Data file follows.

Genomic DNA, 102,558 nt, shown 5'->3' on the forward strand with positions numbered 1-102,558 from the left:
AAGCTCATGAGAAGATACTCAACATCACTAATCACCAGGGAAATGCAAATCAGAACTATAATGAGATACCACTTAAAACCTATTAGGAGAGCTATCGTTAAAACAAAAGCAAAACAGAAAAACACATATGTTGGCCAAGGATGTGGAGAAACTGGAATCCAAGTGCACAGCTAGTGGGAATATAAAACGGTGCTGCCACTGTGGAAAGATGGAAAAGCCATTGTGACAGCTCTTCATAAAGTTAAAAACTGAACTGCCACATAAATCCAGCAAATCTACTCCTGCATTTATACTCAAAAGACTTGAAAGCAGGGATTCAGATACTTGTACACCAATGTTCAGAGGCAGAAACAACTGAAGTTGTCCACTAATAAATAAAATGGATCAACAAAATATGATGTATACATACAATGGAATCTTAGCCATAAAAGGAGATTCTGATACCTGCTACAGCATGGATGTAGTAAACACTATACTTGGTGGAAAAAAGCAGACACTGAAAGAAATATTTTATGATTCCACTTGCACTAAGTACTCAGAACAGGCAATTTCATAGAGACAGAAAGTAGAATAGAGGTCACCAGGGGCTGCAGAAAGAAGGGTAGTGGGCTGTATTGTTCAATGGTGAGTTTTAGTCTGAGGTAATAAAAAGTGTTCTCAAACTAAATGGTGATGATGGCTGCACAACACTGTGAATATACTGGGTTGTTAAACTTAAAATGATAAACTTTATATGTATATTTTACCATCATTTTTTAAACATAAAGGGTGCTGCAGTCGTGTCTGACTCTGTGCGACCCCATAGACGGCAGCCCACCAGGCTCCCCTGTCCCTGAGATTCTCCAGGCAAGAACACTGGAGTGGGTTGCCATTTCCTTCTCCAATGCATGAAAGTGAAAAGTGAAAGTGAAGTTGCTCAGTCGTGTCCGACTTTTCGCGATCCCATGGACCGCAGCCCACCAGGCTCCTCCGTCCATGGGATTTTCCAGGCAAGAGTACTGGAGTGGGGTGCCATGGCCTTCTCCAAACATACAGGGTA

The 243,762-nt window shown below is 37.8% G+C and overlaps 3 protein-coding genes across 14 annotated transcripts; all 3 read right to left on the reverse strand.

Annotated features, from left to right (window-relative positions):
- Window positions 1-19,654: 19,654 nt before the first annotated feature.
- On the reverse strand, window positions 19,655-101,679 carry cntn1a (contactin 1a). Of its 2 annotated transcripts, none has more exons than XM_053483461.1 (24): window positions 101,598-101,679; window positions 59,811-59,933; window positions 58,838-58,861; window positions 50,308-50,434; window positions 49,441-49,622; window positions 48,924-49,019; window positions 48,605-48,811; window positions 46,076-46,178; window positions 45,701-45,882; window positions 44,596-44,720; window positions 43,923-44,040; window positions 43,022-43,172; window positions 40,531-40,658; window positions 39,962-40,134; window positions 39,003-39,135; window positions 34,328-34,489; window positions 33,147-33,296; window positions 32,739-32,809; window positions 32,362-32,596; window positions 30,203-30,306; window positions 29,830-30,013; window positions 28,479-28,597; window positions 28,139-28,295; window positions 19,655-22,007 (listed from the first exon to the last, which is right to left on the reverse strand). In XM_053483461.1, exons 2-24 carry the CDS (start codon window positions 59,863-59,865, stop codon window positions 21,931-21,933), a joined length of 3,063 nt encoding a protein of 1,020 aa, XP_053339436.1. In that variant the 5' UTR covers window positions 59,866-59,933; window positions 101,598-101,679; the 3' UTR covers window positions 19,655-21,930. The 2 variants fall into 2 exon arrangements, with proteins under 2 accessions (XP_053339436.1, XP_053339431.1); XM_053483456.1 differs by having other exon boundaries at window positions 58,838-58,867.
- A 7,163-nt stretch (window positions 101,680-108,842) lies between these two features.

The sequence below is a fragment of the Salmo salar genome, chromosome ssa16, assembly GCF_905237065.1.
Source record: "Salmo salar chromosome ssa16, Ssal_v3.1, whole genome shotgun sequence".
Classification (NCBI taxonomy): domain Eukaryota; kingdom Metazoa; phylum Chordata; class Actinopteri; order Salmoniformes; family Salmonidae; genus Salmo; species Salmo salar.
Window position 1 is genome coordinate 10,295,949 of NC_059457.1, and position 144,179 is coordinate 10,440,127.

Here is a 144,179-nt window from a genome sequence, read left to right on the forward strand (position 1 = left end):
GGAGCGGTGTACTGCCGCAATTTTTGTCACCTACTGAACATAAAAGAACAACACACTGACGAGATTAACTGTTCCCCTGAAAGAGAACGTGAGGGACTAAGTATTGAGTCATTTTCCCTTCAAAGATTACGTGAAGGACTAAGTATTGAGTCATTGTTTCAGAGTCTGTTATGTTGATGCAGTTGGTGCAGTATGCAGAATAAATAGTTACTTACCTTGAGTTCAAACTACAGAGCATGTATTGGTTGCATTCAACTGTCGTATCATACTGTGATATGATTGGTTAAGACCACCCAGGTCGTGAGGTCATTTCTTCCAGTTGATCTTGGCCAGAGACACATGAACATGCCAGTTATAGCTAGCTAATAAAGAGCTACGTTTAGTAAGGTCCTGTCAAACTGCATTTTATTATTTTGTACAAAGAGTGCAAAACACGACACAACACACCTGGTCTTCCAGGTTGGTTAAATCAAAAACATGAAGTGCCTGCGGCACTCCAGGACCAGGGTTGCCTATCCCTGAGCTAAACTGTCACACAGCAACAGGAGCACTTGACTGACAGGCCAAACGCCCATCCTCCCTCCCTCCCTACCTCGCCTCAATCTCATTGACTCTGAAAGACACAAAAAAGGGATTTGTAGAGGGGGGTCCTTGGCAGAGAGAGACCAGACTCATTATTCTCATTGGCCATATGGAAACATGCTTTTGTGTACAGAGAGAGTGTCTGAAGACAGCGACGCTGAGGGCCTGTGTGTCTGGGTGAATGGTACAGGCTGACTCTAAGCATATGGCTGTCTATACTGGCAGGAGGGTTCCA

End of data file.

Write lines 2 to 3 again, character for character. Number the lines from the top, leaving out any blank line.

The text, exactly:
AAGCTCATGAGAAGATACTCAACATCACTAATCACCAGGGAAATGCAAATCAGAACTATAATGAGATACCACTTAAAACCTATTAGGAGAGCTATCGTTAAAACAAAAGCAAAACAGAAAAACACATATGTTGGCCAAGGATGTGGAGAAACTGGAATCCAAGTGCACAGCTAGTGGGAATATAAAACGGTGCTGCCACTGTGGAAAGATGGAAAAGCCATTGTGACAGCTCTTCATAAAGTTAAAAACTGAACTGCCACATAAATCCAGCAAATCTACTCCTGCATTTATACTCAAAAGACTTGAAAGCAGGGATTCAGATACTTGTACACCAATGTTCAGAGGCAGAAACAACTGAAGTTGTCCACTAATAAATAAAATGGATCAACAAAATATGATGTATACATACAATGGAATCTTAGCCATAAAAGGAGATTCTGATACCTGCTACAGCATGGATGTAGTAAACACTATACTTGGTGGAAAAAAGCAGACACTGAAAGAAATATTTTATGATTCCACTTGCACTAAGTACTCAGAACAGGCAATTTCATAGAGACAGAAAGTAGAATAGAGGTCACCAGGGGCTGCAGAAAGAAGGGTAGTGGGCTGTATTGTTCAATGGTGAGTTTTAGTCTGAGGTAATAAAAAGTGTTCTCAAACTAAATGGTGATGATGGCTGCACAACACTGTGAATATACTGGGTTGTTAAACTTAAAATGATAAACTTTATATGTATATTTTACCATCATTTTTTAAACATAAAGGGTGCTGCAGTCGTGTCTGACTCTGTGCGACCCCATAGACGGCAGCCCACCAGGCTCCCCTGTCCCTGAGATTCTCCAGGCAAGAACACTGGAGTGGGTTGCCATTTCCTTCTCCAATGCATGAAAGTGAAAAGTGAAAGTGAAGTTGCTCAGTCGTGTCCGACTTTTCGCGATCCCATGGACCGCAGCCCACCAGGCTCCTCCGTCCATGGGATTTTCCAGGCAAGAGTACTGGAGTGGGGTGCCATGGCCTTCTCCAAACATACAGGGTA

The 243,762-nt window shown below is 37.8% G+C and overlaps 3 protein-coding genes across 14 annotated transcripts; all 3 read right to left on the reverse strand.